As of May 1, 2014, Stephanie Lough, BS, R.T.(R)(MR), assumed the position of Clinical Education Coordinator in the Magnetic Resonance Imaging (MRI) program and the CT Practicum of the School of Allied Health Professions. Stephanie received her Bachelor degree in Radiation Science Technology from UNMC. She is a licensed medical radiographer and holds American Registry of Radiologic Technologists (ARRT) certifications in both Radiography and Magnetic Resonance Imaging.
Stephanie has been employed as an MRI technologist at the Nebraska Medical Center since 2007, and during the past year she served as an Adjunct Instructor for the SAHP MRI program. She’ll retain some clinical responsibilities as part of her new role.
A little known fact: Stephanie is responsible for Elephanto! She brought him to a “white elephant” party a few years back, when she was a radiography student, and I, Fran, ended up with him. He became a sort of mascot for a while when I started this blog. Thanks for the inspiration, Stephanie, and welcome aboard!
As part of the restoration of the Joslyn Art Museum’s “Pearl of Venice” oil painting by Thomas Moran, they needed a high-quality radiograph.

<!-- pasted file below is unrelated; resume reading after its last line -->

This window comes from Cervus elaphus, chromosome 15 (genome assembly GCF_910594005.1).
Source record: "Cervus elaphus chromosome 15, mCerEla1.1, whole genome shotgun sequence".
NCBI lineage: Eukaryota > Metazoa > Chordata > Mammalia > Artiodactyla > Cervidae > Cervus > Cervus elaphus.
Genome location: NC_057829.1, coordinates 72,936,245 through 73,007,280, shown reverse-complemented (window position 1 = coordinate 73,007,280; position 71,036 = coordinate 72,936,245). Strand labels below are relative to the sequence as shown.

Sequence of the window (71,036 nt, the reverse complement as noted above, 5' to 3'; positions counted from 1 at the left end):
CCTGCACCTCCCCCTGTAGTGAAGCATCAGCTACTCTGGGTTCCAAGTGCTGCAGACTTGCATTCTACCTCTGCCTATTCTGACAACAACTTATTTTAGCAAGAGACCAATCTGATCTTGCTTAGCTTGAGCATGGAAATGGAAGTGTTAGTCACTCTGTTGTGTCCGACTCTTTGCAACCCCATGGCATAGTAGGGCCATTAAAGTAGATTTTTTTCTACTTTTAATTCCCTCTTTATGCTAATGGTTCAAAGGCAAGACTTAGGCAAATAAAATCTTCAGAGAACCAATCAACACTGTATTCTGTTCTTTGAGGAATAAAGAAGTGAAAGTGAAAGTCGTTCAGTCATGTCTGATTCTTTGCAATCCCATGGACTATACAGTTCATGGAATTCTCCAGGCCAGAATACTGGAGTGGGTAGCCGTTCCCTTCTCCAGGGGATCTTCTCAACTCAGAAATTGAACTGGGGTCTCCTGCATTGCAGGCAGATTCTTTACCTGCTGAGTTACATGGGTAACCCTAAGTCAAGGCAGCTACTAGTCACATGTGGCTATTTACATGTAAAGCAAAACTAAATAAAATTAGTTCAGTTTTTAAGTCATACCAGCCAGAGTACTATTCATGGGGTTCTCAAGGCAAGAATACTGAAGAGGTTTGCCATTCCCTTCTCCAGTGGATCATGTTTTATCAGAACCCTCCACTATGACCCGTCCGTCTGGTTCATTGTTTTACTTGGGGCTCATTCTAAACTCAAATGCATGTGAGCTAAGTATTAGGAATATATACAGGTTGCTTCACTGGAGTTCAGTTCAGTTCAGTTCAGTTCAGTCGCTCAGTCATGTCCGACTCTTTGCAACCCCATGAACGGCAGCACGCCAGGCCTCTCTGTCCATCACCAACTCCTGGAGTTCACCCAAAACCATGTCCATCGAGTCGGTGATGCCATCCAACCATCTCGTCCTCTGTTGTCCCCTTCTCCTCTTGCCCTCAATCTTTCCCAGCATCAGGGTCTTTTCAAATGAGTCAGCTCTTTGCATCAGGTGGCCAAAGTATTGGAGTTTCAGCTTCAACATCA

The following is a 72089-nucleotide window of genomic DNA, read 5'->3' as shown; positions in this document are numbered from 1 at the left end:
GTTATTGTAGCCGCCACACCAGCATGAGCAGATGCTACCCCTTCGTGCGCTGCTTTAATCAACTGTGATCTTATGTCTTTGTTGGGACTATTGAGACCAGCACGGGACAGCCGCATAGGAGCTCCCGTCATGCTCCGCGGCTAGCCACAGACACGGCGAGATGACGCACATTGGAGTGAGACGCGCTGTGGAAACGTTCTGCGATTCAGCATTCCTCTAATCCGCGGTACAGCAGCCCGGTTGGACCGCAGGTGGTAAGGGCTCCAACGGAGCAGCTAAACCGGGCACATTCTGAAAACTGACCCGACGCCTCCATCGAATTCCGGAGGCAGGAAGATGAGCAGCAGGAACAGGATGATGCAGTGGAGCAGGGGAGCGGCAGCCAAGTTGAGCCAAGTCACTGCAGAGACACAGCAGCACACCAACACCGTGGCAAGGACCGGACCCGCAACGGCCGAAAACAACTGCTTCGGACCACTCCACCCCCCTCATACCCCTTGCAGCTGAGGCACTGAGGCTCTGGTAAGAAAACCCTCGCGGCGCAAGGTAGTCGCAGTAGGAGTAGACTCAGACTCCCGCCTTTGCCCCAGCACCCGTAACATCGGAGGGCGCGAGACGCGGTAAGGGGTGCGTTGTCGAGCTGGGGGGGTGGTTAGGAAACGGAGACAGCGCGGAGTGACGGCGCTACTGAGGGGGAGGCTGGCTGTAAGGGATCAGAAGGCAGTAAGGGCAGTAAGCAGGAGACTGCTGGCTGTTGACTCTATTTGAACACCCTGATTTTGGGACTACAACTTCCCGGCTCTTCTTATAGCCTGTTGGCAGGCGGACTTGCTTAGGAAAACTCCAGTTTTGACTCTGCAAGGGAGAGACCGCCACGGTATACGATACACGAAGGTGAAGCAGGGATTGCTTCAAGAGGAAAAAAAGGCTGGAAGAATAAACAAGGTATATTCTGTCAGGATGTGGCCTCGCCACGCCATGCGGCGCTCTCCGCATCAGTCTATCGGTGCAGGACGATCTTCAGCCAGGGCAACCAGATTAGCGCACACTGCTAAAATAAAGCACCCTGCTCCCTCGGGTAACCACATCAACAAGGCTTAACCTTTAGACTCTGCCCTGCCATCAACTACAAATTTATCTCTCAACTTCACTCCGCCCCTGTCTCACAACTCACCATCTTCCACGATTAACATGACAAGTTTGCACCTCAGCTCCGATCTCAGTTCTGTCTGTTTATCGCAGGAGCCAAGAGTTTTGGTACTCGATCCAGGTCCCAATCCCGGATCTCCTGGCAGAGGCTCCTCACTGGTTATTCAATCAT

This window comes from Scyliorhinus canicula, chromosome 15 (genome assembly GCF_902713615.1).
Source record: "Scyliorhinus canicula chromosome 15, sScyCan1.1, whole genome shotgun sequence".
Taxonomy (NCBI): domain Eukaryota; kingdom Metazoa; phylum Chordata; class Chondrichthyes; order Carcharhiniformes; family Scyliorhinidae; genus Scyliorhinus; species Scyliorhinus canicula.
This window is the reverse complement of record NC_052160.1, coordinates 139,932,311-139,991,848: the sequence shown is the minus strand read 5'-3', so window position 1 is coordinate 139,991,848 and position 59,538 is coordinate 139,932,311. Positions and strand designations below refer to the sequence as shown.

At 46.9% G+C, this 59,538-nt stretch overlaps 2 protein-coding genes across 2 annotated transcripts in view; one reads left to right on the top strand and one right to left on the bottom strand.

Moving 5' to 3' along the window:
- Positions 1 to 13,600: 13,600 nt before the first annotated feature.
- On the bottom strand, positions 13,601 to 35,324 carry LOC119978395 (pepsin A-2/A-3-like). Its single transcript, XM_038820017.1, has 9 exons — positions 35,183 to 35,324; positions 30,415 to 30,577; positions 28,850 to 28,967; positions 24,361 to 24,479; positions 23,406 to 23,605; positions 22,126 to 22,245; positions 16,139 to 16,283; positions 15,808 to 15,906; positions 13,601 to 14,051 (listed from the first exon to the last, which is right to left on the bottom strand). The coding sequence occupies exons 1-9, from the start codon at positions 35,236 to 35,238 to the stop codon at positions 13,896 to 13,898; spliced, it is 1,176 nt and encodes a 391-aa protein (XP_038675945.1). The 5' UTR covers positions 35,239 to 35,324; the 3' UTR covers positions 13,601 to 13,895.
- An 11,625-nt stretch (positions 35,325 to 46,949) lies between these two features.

What better place to do that than right here at The Nebraska Medical Center and UNMC?
It’s not often one is asked to photograph a famous painting as it’s being x-rayed. But I was, and I did! It was quite a thrill to see the painting up close and seemingly vulnerable without its frame.
And what an opportunity for Justin Williams, a 2nd-year Radiography student who will go on to CVIT in the fall! He helped the team who produced the radiographs: James Temme, associate director of Radiation Science Technology Education, Tim Stack, radiologic technologist at The Nebraska Medical Center, and Jolene Horihan, lead radiologic Technologist at The Nebraska Medical Center.
Kay Johnson from Joslyn Art Museum, and Kenneth Bé, head of paintings conservation at the Gerald Ford Conservation Center handled and positioned the painting with gloves and care. The RT team bustled from table to machine to computer, and I snapped photos in between X-rays. Of course, everyone had to leave the room each time they took an image, but then we would gather around the monitor to see the results.
It was especially exciting when Mr. Bé reviewed that first image as it displayed on the computer and pointed out that we were seeing something that hadn’t been seen by anyone other than the painter in over a hundred years.
Pretty cool, huh?!
Want to see more photos and learn more about this fascinating type of art forensics? Don’t miss the next Science Café presented by Kenneth Bé and James Temme.